Quebec: Voters absent from Quebec have up until the 19th day before a provincial election to submit an application for a postal ballot. To be eligible, the elector must affirm that he or she is a qualified voter, that he or she had been a provincial resident for at least 12 months before leaving Quebec, that he or she has been away for two years or less (with some exceptions), and that he or she intends to return. If the voter’s application is approved, material, including a write-in ballot, is sent out. A second package is sent out 14 days before the election, and two days after the close of nominations, containing a list of candidates. Postal ballots are completed by filling in the name of a candidate in the blank space provided, together with the candidate’s political affiliation if the voter wishes. The name of a political party, alone, will not suffice.
New Brunswick: A New Brunswick voter who is absent from his or her home riding, or who is present in the riding but who cannot, or who does not wish to, vote at the polls, is eligible to apply to any returning office for a special ballot. The voter need not give a reason for the request. An absentee ballot must be filled in with the name of a candidate running in the voter’s home riding. Nominations close 16 days before the general election. This leaves the voter sufficient time to learn the name of his or her preferred candidate and to mail the completed ballot to his or her home returning office in time for receipt by close of polls on election day.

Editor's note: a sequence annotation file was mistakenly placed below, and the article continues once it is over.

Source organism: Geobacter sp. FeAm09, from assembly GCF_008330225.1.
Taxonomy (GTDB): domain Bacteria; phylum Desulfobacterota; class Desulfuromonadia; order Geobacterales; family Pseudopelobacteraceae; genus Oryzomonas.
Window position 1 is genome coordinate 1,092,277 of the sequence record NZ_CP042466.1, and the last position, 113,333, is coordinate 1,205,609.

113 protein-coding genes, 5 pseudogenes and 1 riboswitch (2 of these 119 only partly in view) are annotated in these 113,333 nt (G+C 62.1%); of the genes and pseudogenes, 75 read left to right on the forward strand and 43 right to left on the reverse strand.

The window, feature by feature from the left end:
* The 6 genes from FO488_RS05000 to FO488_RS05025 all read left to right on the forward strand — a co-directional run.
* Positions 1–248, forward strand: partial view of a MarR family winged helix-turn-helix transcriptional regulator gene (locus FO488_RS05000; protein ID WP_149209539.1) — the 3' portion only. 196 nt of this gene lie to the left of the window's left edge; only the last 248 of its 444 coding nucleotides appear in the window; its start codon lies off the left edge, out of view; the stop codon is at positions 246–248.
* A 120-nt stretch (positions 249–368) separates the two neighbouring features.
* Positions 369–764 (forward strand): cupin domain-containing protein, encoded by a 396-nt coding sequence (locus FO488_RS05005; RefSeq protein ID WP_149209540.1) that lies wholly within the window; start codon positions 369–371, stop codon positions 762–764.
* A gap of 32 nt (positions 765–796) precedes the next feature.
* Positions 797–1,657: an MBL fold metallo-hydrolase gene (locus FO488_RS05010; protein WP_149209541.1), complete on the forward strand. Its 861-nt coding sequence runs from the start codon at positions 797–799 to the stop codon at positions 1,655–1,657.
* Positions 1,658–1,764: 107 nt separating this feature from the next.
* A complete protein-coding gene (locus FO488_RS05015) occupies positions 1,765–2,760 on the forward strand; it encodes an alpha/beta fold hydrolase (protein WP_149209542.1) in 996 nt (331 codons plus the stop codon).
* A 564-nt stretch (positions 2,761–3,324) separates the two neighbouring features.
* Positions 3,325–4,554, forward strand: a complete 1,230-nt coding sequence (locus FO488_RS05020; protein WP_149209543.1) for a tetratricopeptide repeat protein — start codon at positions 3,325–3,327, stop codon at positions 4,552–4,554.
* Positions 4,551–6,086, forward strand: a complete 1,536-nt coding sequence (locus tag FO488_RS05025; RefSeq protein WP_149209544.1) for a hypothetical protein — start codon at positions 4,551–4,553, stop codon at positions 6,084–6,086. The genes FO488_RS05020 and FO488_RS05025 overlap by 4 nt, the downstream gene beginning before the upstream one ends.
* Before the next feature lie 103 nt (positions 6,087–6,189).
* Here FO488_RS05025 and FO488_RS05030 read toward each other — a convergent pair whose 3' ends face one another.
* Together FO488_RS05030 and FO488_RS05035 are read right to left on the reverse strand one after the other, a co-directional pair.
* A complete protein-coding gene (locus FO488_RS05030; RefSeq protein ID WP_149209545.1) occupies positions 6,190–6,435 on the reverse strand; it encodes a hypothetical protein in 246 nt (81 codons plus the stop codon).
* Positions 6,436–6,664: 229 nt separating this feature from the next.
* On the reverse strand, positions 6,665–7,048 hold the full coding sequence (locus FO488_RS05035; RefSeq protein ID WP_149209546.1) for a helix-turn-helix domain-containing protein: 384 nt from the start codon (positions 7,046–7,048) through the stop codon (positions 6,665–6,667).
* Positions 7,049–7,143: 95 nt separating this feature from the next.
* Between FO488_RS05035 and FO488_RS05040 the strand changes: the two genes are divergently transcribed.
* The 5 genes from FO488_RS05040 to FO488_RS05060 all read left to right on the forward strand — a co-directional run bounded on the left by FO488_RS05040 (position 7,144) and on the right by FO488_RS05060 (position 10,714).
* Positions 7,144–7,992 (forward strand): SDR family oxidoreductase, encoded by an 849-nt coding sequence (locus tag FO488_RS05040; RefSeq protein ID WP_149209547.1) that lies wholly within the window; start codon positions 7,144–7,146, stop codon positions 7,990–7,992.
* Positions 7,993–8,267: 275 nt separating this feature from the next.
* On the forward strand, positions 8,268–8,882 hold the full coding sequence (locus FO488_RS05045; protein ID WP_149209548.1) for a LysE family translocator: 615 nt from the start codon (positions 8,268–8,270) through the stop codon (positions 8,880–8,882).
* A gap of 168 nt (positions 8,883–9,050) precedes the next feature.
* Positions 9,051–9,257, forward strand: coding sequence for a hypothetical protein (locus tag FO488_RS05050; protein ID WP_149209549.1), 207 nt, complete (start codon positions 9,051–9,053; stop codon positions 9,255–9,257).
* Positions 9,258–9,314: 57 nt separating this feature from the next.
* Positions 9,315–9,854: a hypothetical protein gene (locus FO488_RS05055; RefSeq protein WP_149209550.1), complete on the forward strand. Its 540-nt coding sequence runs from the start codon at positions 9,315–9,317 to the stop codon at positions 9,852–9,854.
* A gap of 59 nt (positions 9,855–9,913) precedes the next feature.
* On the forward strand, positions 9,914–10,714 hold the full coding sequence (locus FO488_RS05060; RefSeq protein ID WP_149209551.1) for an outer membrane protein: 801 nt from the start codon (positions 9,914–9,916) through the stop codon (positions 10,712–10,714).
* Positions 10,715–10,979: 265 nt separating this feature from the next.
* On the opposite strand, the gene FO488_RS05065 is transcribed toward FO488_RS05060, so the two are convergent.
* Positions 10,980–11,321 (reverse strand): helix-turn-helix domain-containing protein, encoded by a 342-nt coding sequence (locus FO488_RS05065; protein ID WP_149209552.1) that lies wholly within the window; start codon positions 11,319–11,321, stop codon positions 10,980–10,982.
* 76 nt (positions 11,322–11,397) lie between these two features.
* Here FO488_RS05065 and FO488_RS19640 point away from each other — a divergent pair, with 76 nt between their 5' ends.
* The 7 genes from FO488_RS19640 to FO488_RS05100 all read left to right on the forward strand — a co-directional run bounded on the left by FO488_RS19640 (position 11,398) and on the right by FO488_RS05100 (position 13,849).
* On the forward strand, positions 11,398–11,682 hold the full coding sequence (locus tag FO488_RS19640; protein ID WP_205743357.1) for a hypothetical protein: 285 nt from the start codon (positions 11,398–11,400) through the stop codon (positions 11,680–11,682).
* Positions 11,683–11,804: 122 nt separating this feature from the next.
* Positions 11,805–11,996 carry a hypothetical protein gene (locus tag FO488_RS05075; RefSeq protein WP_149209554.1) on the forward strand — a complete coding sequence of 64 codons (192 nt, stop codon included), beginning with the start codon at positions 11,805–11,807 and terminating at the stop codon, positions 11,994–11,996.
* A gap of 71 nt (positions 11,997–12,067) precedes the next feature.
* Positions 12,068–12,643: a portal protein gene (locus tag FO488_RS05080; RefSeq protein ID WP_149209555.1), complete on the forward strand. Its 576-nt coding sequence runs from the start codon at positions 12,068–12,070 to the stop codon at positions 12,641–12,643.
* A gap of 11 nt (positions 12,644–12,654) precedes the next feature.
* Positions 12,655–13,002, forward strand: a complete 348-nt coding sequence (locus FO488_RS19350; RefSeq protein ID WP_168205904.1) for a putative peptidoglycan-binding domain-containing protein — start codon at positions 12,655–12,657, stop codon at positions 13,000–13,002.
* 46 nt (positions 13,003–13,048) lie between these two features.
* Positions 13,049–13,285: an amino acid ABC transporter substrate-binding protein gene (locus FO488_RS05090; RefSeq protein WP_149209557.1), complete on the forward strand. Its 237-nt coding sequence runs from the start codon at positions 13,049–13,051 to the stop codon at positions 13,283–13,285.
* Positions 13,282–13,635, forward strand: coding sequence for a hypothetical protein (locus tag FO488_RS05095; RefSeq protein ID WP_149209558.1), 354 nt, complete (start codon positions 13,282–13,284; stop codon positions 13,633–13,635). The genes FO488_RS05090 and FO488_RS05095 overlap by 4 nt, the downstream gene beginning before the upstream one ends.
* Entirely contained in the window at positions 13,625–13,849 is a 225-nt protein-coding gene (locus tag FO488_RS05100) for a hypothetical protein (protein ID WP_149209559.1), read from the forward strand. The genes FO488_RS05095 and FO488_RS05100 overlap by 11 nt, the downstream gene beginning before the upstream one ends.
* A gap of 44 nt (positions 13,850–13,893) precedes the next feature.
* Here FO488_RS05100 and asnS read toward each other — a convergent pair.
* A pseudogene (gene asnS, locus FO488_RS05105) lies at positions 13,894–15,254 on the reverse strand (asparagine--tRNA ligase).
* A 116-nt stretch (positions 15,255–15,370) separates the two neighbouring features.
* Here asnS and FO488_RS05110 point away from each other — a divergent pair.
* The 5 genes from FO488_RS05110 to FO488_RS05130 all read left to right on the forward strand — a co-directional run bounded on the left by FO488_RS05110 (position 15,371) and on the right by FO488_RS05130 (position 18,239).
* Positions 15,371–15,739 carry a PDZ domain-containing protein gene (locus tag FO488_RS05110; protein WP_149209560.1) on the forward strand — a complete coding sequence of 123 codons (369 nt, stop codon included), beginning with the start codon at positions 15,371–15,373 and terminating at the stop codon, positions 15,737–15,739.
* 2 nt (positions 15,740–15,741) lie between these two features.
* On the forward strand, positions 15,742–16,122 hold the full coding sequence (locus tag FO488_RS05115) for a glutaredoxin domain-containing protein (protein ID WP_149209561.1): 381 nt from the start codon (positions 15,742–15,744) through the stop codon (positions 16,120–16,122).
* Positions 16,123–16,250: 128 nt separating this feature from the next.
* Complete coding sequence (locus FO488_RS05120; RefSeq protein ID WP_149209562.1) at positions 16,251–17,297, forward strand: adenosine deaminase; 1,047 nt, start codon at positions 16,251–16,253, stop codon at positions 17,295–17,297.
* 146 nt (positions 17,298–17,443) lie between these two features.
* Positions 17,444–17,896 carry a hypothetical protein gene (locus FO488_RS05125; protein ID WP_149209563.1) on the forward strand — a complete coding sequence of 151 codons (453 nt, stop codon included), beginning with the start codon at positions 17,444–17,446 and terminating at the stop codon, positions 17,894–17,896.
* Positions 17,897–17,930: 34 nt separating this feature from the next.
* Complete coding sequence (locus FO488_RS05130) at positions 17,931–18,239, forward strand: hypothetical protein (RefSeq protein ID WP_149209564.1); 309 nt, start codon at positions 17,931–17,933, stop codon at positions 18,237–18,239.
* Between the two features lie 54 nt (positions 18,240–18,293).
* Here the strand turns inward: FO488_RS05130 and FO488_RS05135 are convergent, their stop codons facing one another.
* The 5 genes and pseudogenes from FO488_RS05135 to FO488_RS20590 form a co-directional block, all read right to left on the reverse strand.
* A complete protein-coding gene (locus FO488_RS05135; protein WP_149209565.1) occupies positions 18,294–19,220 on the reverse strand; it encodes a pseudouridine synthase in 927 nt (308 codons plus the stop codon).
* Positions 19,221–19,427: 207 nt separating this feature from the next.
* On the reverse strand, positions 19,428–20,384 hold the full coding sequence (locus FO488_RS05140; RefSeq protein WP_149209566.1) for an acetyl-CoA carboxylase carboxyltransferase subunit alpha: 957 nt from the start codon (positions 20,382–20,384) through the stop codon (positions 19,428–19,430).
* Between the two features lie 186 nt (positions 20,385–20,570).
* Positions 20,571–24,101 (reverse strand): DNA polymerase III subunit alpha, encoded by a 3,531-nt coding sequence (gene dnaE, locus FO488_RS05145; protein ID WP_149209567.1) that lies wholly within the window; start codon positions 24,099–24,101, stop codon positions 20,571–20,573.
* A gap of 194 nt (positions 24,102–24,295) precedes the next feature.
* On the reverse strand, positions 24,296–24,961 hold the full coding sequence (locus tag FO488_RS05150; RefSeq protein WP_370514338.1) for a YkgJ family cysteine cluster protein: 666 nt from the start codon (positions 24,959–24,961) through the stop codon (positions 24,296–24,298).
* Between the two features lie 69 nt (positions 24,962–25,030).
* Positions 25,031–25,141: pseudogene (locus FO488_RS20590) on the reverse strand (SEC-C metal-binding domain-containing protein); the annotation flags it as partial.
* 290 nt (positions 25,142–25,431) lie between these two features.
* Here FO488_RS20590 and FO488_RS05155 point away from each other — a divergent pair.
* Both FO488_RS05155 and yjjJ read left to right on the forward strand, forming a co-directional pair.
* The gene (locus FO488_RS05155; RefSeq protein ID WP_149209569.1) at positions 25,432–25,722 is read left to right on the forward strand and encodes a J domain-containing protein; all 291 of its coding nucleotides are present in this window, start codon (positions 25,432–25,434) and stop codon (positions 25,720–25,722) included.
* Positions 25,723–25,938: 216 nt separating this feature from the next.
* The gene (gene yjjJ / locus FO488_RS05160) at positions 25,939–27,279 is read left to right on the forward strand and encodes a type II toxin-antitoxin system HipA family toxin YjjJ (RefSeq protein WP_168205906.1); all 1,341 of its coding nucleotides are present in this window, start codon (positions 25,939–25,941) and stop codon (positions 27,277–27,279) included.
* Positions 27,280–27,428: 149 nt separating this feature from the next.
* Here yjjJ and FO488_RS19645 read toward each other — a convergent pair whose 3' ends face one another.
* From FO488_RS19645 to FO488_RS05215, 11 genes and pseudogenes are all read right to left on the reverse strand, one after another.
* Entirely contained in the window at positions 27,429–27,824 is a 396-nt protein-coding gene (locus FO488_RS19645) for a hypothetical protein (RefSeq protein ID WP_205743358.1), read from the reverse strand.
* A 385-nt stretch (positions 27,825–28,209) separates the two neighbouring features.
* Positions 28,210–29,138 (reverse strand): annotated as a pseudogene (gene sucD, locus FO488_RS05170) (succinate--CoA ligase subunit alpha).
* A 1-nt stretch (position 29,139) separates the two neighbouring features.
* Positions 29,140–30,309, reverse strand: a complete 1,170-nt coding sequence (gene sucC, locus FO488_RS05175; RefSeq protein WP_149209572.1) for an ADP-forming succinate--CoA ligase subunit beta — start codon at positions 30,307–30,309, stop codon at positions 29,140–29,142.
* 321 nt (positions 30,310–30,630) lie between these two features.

If an in-person voter wishes to cast a special ballot at a returning office outside of his or her riding, and if nominations have not yet closed, the voter will have to write-in the name of a candidate running in his or her home riding in the blank space on the ballot. If nominations have closed, the voter will receive a ballot created by a ‘ballot-on-demand printer’ located in the out-of-riding returning office. The printer will print the names of the candidates in the voter’s home riding on the ballot. The voter will then put a mark beside the name of the candidate of preference.